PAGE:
Election 2009: Buddington Pledges Openness, Practicality

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NORTH ADAMS, Mass. — Eric Buddington is running for a two-year term on the  City Council. He is a 12-year resident, and now a homeowner of four years, with a professional life split between computer programming and playing fiddle for dances throughout New England.

He grew up in Glastonbury, Conn., earned his bachelor's degree in Earth science from Wesleyan University. After spending a year doing research with the U.S. Geological Survey on the forests of central Massachusetts, he moved to North Adams in 1997. He bought a house in the High Street neighborhood about four years ago.

Buddington said he will bring to the council "a passion for understanding the facts of every issue, along with my background in environmental science, computers, and the arts."

He continues:

Democracy is not just the possibility of residents being involved in local government. It only happens when we actually are involved. The very low public attendance at City Council meetings shows that we have room for improvement.

And here's how: We can allow the public to speak more at council meetings. Revoke the 2-minute, no-discussion-allowed "Cardimino Rule" and replace it with an open forum that allows for actual discussion for a longer time period.

Publish the agenda for the City Council meeting on the city's Web site the Friday before the meeting, if not earlier, so citizens can come prepared, or contact their representatives before the meeting. Publish the minutes afterwards in the same place.

Require the city to put the budget, ordinances, and assesment information online, so we all know the basics of where the city stands. If this is technically difficult, I will volunteer my time to make it happen, whether or not I am elected.

North Adams is surrounded by healthy forests on undeveloped land, which gives us an abundance of clean air and water. We have land along the Hoosic River that is suitable for farming. These things must be protected.

More than any other resource, the environment needs long-term planning. A clear plan for development and land use is an inexpensive way to ensure that our great-grandchildren still enjoy clean air and water. Once a property is developed with permanent buildings, it is too late to make these decisions.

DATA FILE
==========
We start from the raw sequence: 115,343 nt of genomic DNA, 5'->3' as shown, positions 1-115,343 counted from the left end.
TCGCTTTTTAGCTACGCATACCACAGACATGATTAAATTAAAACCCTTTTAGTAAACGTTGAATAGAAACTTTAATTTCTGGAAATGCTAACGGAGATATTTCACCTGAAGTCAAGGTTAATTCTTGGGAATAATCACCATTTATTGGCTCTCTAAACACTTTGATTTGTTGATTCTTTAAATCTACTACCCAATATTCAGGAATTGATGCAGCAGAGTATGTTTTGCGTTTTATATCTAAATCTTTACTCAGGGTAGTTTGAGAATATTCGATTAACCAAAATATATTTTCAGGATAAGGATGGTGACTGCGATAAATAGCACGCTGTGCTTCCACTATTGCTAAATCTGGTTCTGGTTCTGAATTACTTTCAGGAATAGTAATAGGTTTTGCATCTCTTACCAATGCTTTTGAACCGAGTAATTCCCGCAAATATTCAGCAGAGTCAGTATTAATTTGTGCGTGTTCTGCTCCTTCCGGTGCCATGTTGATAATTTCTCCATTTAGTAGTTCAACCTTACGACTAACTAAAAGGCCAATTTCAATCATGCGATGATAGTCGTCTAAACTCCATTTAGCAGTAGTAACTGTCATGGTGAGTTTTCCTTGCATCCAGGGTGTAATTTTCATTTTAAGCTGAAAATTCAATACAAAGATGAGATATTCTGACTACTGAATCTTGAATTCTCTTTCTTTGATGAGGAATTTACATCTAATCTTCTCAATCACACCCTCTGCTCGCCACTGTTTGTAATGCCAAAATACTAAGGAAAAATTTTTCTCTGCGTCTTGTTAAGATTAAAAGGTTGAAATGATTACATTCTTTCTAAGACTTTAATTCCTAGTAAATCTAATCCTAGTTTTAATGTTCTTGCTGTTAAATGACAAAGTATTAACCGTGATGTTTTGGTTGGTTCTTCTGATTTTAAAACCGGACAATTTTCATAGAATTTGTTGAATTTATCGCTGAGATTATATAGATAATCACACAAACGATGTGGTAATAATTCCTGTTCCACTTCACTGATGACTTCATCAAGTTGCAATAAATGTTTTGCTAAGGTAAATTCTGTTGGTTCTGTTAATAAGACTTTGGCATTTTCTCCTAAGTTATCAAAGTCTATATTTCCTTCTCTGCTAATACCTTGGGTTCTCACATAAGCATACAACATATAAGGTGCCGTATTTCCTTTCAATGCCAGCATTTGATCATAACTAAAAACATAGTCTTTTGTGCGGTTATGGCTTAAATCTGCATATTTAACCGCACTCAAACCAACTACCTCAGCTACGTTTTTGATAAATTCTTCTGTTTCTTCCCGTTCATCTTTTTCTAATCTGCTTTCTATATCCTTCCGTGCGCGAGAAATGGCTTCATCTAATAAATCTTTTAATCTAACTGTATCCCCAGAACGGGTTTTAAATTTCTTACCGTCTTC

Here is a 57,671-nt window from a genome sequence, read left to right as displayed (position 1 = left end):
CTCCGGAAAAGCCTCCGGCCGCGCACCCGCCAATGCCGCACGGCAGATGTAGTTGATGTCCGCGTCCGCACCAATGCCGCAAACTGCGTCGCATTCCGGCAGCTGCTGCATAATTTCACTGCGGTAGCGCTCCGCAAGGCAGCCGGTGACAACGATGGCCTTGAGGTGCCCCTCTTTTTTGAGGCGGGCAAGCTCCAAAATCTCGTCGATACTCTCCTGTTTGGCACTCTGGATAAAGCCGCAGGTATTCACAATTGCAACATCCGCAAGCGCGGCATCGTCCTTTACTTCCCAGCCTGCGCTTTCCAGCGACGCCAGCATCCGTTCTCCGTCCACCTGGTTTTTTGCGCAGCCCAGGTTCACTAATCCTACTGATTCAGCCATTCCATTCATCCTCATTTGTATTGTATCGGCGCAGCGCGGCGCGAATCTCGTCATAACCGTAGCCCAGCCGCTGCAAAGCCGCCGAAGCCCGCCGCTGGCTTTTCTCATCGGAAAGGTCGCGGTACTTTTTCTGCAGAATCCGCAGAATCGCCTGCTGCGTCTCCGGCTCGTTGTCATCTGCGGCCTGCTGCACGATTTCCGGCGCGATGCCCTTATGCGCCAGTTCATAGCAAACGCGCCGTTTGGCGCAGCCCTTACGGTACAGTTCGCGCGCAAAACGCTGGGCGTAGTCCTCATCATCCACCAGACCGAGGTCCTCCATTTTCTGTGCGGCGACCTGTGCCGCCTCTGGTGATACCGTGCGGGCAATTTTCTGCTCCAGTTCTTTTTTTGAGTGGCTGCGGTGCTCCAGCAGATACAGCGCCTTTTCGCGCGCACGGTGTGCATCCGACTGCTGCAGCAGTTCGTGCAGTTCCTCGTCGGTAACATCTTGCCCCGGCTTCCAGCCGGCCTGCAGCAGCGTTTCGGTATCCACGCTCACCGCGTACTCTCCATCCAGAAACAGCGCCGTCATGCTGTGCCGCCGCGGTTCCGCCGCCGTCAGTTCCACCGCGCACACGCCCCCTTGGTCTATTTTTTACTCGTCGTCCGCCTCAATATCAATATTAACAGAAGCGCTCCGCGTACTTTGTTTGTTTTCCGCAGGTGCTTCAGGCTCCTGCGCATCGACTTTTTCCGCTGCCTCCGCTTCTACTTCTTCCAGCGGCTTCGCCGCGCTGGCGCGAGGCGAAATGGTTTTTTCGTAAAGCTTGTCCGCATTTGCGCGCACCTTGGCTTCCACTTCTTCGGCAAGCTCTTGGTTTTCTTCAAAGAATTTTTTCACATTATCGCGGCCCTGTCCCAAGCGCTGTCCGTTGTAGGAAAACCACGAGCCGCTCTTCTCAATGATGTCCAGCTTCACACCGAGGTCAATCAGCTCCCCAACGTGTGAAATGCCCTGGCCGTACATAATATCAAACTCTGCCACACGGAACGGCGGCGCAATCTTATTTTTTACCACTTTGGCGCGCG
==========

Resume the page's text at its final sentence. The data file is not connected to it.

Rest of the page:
North Adams also needs to do a better job of handling hazardous waste. Our current policy of going it alone, rather than cooperating with other Berkshire towns, is expensive and ineffective. We should seek a way to let residents dispose of mercury thermostats, paint solvents, lead batteries, fluorescent bulbs, and other common waste easily, frequently and in a single location.

The skilled artists that have moved to the city in recent years have already improved the city. We have quality artwork in the coffee shops, hospital, banks, galleries and just about everywhere else. While art and the tourism it generates don't provide a complete and stable economy, they are an important part of it, and a blessing that we should encourage and develop.

North Adams needs to have simple and definite rules for starting new businesses, and the council can create some of these. We need to move away from personal judgment of new business owners, and toward a system where a new businesses can be sure that if they meet written requirements, their businesses will be approved.

Furthermore, the city needs an advocate for new businesses, to make them feel welcome and to offer help understanding and obtaining the necessary permits. This should be someone who is not also responsible for enforcement. We also need an ambassador to the outside world, to promote North Adams to tourists and potential businesses.

I intend to distinguish myself as a city councilor by introducing detailed, practical, and incremental changes to the way North Adams governs itself. I value openness, simplicity, and foresight.

I appreciate your vote on Tuesday, and look forward to serving you on the North Adams City Council.
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State Staying with County Numbers for COVID-19 Reports

By Stephen DravisiBerkshires Staff
WILLIAMSTOWN, Mass. — At last report from the Massachusetts Department of Public Health, there are 5,752 confirmed cases of COVID-19 in the commonwealth and 162 cases — including five fatalities — in Berkshire County.
Of course, those numbers are always changing and likely will look different when the DPH updates its numbers again, which it does daily.
State officials are doing their best to report the impact of the pandemic, but they will not any time soon change the practice of reporting statistics on a county-by-county basis.
On Friday, Health and Human Services Secretary Marylou Sudders fielded a question from a reporter asking why Massachusetts was not releasing data about the virus’ spread within specific towns.
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